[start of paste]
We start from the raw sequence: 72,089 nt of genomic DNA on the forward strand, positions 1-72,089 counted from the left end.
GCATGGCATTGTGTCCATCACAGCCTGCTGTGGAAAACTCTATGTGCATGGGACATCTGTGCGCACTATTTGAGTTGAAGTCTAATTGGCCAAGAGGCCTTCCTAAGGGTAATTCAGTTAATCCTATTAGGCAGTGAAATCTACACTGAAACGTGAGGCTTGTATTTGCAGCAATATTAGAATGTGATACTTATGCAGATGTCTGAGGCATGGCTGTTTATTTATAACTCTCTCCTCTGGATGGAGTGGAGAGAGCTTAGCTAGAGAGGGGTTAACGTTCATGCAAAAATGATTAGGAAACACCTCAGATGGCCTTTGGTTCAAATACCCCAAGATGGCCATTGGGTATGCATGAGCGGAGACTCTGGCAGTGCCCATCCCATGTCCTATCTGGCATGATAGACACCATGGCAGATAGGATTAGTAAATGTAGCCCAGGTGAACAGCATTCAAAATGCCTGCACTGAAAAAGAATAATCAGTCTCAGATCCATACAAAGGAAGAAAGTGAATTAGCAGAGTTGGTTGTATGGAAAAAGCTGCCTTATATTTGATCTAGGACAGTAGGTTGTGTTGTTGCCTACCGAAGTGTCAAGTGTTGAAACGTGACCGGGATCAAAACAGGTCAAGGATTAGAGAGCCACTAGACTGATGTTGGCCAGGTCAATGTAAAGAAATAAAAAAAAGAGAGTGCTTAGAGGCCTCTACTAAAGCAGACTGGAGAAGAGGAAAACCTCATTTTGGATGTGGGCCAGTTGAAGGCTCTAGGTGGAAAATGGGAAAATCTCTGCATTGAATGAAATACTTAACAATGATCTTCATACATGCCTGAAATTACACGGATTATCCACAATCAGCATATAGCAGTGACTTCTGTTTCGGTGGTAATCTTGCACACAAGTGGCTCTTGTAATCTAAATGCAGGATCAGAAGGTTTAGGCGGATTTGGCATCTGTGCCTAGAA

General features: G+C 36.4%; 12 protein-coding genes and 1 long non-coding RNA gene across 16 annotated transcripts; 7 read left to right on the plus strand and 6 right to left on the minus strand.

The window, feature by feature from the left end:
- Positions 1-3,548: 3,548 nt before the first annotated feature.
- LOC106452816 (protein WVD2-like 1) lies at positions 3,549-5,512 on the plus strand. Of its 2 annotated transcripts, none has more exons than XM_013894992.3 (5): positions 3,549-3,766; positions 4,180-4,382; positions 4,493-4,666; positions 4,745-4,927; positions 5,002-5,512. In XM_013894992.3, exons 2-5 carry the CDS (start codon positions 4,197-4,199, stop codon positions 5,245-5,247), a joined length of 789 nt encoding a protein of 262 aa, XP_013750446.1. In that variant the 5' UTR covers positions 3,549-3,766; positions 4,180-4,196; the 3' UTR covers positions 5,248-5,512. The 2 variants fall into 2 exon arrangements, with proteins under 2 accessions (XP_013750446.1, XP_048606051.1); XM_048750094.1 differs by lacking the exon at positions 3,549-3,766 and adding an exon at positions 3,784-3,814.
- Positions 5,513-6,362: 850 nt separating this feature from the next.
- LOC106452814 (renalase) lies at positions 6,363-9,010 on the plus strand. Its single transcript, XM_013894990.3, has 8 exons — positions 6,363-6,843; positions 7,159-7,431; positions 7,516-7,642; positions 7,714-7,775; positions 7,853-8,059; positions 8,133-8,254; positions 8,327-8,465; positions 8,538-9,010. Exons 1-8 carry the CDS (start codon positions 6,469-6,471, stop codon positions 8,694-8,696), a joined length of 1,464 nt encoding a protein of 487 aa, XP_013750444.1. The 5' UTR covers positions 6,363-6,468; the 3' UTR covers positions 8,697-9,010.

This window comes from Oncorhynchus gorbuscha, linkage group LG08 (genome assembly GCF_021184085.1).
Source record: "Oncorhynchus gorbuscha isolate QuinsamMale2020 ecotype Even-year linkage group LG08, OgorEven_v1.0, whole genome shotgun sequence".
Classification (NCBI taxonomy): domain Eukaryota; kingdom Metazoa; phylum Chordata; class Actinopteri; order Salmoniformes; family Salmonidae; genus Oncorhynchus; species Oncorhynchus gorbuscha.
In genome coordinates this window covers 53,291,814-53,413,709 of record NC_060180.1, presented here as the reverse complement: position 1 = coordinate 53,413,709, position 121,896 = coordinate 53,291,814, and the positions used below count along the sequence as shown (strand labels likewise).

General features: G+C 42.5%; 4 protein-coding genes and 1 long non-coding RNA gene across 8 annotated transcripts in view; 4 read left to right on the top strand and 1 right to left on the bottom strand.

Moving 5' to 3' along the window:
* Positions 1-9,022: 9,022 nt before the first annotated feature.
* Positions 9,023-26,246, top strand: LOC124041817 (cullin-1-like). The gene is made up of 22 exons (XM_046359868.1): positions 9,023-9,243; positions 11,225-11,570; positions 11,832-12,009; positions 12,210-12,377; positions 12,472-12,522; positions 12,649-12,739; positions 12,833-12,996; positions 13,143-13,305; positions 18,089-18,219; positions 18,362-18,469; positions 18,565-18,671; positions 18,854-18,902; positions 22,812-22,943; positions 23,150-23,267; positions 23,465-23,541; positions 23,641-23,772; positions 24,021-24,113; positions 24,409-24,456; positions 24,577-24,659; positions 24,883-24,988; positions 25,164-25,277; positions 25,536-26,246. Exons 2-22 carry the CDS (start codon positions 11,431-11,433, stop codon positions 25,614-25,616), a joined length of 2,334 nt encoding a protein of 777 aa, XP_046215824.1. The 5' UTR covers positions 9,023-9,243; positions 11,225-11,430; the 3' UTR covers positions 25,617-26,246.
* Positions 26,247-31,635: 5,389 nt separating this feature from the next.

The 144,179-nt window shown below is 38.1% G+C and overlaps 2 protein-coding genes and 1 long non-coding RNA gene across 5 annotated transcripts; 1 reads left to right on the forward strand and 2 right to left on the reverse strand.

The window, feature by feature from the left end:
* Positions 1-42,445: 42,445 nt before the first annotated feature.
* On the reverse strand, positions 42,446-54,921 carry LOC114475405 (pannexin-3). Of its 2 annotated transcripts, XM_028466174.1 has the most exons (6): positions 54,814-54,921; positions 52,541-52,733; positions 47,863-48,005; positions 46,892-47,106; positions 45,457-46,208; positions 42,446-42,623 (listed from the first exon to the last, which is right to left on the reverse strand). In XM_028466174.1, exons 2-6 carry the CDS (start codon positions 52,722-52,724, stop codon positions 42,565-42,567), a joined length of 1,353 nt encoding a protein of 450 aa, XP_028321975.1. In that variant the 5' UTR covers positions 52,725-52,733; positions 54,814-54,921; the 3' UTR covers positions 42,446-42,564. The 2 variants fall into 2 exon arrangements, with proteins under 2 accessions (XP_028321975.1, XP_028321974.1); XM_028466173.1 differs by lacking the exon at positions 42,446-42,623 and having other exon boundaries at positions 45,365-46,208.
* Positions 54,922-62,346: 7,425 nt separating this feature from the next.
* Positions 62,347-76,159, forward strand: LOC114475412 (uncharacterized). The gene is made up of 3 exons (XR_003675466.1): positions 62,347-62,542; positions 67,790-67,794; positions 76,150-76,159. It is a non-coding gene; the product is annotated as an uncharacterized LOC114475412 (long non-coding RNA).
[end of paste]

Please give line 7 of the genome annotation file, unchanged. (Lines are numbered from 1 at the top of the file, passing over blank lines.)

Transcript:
- Positions 5,513-6,362: 850 nt separating this feature from the next.